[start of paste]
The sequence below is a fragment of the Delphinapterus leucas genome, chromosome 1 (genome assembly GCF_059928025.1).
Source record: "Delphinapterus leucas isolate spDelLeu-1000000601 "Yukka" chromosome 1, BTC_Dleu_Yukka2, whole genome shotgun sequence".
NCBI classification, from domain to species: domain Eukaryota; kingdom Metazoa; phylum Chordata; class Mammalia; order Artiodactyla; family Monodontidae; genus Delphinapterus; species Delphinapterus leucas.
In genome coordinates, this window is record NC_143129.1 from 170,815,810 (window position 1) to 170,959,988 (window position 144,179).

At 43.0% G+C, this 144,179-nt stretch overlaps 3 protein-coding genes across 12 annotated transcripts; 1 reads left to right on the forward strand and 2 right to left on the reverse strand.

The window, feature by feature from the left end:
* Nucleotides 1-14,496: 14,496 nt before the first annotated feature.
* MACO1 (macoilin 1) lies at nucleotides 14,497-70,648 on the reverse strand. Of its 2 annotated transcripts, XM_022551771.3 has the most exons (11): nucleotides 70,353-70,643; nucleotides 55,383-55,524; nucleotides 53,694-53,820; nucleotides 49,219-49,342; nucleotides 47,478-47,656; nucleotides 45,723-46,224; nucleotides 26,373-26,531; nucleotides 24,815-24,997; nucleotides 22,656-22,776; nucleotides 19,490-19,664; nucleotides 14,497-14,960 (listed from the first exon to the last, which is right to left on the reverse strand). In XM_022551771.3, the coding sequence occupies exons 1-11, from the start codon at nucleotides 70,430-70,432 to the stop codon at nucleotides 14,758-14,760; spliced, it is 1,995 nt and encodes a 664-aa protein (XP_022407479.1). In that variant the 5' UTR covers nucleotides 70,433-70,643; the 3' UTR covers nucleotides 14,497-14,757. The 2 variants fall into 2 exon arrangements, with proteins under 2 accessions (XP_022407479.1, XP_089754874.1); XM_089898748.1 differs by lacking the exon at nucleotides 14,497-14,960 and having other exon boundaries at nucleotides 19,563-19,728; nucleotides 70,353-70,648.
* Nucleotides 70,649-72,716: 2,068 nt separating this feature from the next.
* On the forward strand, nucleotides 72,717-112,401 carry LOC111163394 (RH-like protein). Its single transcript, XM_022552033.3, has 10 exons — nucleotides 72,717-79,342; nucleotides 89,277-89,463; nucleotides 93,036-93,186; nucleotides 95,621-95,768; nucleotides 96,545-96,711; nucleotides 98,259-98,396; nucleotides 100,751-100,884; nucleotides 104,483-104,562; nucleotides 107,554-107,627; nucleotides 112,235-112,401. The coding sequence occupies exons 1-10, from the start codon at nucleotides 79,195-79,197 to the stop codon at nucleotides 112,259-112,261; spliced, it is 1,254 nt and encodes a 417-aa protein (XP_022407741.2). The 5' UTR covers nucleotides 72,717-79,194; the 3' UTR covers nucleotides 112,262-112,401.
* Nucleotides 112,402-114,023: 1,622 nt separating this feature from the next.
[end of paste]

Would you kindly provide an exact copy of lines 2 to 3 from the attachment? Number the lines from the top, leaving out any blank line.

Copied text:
Source record: "Delphinapterus leucas isolate spDelLeu-1000000601 "Yukka" chromosome 1, BTC_Dleu_Yukka2, whole genome shotgun sequence".
NCBI classification, from domain to species: domain Eukaryota; kingdom Metazoa; phylum Chordata; class Mammalia; order Artiodactyla; family Monodontidae; genus Delphinapterus; species Delphinapterus leucas.